Avoid Common Mistakes

1. Follow the recipe: There’s a reason for the amount of sugar or the skimming of the fruit while preparing. Read the instructions so you’re familiar, prepare your jars, assemble all the ingredients and kitchen tools.

2. Take into account that the humidity and climate of your region might require a few minutes more of cook time and a few more minutes of the jam ‘setting up’ while it waits on the counter top before refrigeration.

Don’t Forget…

Remember, these yummy recipes will not be rock-solid like a jar of jam that’s been on the store shelf for over a year — yours are luscious and are good for breakfast, dinner parties, marinades, or grilling.

You’re the one creating a fabulous jam; don’t be intimidated to try these recipes! My instructions and ingredients are simple. Some recipes only require 3 ingredients — how easy is that?!

The best secret is that you’re preparing something delicious and beautiful for your family/friends, dinner party, or celebration, and they’ll think your culinary skills have reached new levels. We won’t have to tell them it was actually rewarding and E-A-S-Y! You deserve the compliments!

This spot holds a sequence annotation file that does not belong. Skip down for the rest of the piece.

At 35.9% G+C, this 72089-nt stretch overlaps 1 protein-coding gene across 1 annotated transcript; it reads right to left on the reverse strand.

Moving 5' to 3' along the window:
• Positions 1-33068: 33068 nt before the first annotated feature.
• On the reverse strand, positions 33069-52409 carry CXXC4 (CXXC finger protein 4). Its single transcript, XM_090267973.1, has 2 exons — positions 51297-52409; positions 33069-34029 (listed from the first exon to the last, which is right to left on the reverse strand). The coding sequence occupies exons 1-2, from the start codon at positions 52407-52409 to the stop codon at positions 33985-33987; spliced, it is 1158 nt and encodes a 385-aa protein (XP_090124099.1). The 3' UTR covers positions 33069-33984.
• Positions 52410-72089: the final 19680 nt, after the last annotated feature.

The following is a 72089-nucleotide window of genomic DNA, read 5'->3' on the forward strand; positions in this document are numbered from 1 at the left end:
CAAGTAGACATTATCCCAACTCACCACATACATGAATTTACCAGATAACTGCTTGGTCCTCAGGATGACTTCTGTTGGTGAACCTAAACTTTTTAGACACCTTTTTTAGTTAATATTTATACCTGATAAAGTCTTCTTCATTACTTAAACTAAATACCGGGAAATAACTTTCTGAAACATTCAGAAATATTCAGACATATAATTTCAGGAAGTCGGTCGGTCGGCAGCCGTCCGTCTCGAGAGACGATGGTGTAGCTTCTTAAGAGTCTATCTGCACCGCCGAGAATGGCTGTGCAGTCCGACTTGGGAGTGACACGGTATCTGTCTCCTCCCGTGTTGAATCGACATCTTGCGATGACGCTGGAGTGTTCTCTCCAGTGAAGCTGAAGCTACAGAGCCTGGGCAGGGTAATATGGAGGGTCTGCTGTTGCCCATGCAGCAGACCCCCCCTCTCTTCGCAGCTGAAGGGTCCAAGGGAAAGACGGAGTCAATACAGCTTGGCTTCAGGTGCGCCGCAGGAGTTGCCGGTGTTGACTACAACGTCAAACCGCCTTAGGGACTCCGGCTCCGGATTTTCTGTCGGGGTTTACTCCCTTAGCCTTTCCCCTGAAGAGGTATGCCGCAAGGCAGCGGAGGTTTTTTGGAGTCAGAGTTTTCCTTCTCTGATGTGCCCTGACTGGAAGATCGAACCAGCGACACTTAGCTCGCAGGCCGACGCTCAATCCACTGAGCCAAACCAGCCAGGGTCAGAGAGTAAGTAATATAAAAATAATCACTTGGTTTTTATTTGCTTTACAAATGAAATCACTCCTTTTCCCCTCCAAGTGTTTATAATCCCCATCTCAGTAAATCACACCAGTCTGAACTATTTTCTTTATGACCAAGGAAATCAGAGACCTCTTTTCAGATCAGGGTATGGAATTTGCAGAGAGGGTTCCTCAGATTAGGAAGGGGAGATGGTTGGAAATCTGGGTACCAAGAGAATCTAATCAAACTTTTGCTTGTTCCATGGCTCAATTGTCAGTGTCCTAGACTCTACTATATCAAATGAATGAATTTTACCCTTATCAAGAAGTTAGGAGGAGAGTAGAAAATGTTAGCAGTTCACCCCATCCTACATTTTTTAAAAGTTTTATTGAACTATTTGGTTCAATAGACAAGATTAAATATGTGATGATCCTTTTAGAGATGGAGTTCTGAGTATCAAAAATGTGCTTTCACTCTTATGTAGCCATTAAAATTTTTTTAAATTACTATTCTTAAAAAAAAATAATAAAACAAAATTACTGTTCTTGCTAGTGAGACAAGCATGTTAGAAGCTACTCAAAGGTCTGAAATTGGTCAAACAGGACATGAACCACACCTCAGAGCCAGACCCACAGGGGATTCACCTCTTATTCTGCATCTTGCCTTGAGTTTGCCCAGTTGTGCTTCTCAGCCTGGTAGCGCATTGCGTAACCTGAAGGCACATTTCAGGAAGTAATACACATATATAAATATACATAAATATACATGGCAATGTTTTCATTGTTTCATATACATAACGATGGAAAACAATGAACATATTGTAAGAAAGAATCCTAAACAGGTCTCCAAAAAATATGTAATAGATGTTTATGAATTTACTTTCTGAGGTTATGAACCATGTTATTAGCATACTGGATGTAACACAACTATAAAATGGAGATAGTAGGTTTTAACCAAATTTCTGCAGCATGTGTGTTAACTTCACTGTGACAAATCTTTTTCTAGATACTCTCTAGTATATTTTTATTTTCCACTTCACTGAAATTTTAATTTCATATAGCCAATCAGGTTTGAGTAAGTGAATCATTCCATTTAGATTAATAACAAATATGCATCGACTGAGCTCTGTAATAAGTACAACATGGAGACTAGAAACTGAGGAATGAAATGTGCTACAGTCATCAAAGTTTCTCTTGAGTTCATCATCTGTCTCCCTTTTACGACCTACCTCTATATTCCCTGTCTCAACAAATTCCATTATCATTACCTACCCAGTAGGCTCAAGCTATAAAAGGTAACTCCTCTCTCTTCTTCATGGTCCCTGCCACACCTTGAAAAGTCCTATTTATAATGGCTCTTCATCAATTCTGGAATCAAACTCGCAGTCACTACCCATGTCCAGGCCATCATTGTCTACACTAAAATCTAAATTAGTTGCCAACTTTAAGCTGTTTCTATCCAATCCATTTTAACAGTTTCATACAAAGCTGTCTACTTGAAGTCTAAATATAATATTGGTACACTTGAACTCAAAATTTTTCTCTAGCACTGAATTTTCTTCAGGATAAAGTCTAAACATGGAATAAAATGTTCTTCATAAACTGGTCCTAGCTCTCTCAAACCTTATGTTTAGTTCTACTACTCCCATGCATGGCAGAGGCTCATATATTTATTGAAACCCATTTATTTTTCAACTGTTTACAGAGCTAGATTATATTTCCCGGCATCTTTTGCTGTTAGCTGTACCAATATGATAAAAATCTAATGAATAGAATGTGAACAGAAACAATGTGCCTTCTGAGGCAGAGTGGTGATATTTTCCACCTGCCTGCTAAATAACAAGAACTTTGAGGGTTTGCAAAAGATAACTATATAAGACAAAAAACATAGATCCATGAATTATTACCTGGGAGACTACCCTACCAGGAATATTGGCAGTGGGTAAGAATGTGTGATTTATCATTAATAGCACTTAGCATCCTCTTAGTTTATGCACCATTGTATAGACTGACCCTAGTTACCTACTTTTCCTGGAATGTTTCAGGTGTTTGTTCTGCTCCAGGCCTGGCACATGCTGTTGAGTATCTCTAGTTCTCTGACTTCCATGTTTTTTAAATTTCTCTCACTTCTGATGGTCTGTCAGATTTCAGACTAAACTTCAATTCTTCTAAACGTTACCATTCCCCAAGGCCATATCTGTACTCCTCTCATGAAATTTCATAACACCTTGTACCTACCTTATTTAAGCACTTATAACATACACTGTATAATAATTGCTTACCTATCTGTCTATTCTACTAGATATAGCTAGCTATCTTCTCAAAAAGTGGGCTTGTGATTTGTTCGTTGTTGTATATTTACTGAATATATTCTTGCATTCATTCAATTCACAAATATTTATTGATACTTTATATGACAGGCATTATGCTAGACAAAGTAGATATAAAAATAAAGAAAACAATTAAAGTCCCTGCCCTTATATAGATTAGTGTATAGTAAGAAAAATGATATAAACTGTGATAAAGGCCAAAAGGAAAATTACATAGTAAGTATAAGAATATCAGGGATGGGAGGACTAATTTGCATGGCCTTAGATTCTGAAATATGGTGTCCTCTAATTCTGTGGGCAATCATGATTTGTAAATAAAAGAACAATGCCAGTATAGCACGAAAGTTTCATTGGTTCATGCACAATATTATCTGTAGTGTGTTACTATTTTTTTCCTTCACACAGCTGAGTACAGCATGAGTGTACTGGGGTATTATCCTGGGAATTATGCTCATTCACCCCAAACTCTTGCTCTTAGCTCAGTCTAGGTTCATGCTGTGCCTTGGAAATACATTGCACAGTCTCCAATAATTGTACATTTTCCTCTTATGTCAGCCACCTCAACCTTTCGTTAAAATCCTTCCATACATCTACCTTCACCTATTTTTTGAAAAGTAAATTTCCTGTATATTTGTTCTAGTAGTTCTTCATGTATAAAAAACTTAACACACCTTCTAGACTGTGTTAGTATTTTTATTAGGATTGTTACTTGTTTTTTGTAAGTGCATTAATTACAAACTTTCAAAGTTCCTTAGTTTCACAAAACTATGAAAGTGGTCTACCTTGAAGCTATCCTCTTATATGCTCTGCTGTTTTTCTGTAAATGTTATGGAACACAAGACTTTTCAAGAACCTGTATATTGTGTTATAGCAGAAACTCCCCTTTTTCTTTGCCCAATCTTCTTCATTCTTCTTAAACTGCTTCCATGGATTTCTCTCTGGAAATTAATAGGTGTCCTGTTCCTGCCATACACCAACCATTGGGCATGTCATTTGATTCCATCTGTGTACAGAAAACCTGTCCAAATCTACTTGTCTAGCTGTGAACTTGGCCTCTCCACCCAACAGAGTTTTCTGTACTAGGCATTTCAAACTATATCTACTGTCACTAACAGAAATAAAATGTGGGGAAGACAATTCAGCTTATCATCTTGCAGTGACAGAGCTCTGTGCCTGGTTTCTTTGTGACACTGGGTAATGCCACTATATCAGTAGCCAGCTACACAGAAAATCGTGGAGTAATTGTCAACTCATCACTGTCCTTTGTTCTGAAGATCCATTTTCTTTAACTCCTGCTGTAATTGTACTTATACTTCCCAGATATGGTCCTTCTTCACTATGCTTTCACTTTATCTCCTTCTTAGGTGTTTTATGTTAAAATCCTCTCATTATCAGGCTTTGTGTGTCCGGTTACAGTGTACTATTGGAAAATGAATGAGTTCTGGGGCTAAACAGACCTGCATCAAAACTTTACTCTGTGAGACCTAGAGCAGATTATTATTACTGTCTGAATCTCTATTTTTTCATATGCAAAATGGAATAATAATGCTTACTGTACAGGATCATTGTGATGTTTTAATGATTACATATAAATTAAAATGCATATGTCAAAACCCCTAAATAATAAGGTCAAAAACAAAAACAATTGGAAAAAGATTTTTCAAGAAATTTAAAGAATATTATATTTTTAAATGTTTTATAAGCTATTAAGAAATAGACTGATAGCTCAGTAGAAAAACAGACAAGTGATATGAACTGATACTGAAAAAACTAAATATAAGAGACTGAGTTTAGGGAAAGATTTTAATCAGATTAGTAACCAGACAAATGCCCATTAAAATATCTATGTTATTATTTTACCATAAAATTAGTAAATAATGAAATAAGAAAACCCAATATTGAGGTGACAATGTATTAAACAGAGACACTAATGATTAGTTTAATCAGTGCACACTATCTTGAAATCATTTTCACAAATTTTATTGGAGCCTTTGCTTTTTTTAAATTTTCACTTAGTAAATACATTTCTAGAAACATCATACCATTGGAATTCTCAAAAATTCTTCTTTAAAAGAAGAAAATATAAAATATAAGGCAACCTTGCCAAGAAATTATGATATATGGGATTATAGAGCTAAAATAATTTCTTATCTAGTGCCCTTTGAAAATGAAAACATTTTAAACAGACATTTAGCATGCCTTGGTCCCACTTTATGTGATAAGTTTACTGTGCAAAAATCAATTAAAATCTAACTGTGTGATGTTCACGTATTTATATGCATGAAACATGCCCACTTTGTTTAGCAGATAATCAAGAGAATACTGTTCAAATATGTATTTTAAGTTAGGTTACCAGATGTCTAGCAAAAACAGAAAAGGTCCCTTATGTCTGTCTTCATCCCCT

Read More

Product Details

ISBN-13:
9781423618713
Publisher:
Smith, Gibbs Publisher
Publication date:
03/01/2011
Pages:
128
Product dimensions:
8.10(w) x 8.26(h) x 0.74(d)
Age Range:
18 Years

Related Subjects

Read an Excerpt

Orange or Lemon Jelly

Perfection on poppy seed or lemon muffins! I've used this jelly as emergency marinade for grilling fish and it's now my go-to.

Yield 2-3 (1?2 pint) jars

2 1/2 cups* orange juice or lemon juice

Zest from all the oranges or lemons

6 cups sugar

1 packet (3 ounces) liquid pectin

Zest the oranges or lemons. Reserve zest.

Juice the citrus fruits until you have the amount needed.

Combine juice and zest in a bowl and let stand for 10 minutes.

Pour juice into a large saucepan and add sugar. Mix thoroughly.

Heat rapidly to boiling. Add pectin at once and stir constantly.

Return to full rolling boil for 1/2 minute.

Remove from stove and skim off foam.

Pout into prepared jars and cover tightly. Let cool, then refrigerate.

Keeps in refrigerator for up to 3 weeks.

*Generally speaking, a medium or large lemon will produce about 1/4 cup juice. You can substitute frozen orange juice or lemonade, but do not dilute with water.

Customer Reviews

Average Review:

Write a Review

and post it to your social network

     

Most Helpful Customer Reviews

See all customer reviews >